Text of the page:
Trapezius stretches are a great way to relieve neck, shoulder, upper and middle back pain.
Stress, posture and work habits are increasing the prevalence of pain and tight trapezius muscles.
This can lead to headaches, trigger points, restricted shoulder and neck movements and shoulder blade instability.
But trapezius stretches can make all the difference. Here, we will start with a quick overview of trapezius anatomy and function and the common causes of trapezius tightness and pain – if you want to know more, check out the trapezius pain section.
We will then focus on how to stretch your traps in a variety of different ways and positions so you can choose the right trapezius stretches for you.
Trapezius is a large, broad muscle that originates down the upper spine from the base of the skull down to the lower thoracic spine that fans out and attaches along the collar bone and shoulder blade.
The trapezius muscle can be divided into three parts, upper trapezius, middle trapezius and lower trapezius.
The main role of trapezius is to help control posture and shoulder blade stability so we have a stable base to work from. Functionally, our trapezius muscles allow us to:
Having tight trapezius muscles is an increasingly common problem, typically caused by:
Having super tight trapezius muscles can result in neck, shoulder and upper back pain, as well as tension headaches so it really helps to know how to stretch your traps. You can find out more about the common causes and symptoms in the trapezius pain article.
There are lots of different ways to do trapezius stretches and here you will find 7 of the best trapezius stretches that can be done in a range of positions to stretch the different parts of the muscle.
Whether you are looking for a trapezius stretch to do in the office while you work, something to ease your chronically tight trapezius muscles or simply want to loosen up your traps, there’s something here for everyone.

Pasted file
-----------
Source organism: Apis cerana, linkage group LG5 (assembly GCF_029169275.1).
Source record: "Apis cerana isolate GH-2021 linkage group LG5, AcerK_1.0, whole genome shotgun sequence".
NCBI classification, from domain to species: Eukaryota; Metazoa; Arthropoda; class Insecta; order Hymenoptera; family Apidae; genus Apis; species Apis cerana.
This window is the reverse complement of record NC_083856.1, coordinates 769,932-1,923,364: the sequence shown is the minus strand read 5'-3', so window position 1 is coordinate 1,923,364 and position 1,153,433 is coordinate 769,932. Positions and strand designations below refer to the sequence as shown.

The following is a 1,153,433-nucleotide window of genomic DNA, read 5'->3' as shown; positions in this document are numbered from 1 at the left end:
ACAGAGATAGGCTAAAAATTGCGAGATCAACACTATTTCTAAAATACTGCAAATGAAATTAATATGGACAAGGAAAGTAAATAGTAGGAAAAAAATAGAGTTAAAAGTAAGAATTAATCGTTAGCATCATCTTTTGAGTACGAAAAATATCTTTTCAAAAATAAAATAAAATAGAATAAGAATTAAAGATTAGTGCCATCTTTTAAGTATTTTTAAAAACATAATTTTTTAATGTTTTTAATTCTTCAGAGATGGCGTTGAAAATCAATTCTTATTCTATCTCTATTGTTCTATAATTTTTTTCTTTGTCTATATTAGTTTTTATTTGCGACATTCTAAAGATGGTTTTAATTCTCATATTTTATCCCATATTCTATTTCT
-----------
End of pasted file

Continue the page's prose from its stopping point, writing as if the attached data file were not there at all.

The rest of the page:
And the good news is, you don’t need any special equipment and you can do all of these trapezius exercises at home.
Shoulder rolls are a great place to start with trapezius stretches as they help get the muscle warmed up and loose before you start full on stretches, making them more effective
Chin tucks, aka cervical retractions, are an absolute must for anyone with neck or trapezius pain. They help to realign the neck and ease the tension off the upper traps, combat a forward poking chin posture and loosen joints in the lower neck and upper back.
Top Tips: a. Imagine a piece of string pulling up through the center of your head, drawing your head upwards throughout, and keep the back of your neck long so you don’t let the head tilt.
b. It can really help to do chin tucks in front of the mirror when you first start. The movement often feels a little unnatural to start with and people often find themselves tilting their head or drawing their shoulders back instead of just tucking in the chin.
Side bends are one of the best upper trapezius stretches to start with for releasing chronically tight trapezius muscles. They can be modified to target different parts of the muscle and work well to relieve trapezius trigger points and knots. You want to start gently with these head tilts – don’t be tempted to over stretch too quickly else you may get some discomfort in your neck.
Progression: increase the stretch slightly further by placing your hand behind your back as shown before you start and keep it there throughout
Head tilts are the next stage on after side bends if you are looking for stronger stretches for upper trapezius. Again, take things slowly to start with so as not to aggravate any neck or trapezius pain.
Progressions: 1. Place you free hand over the side of your head (towards the back) and gently pull your head further over for a stronger stretch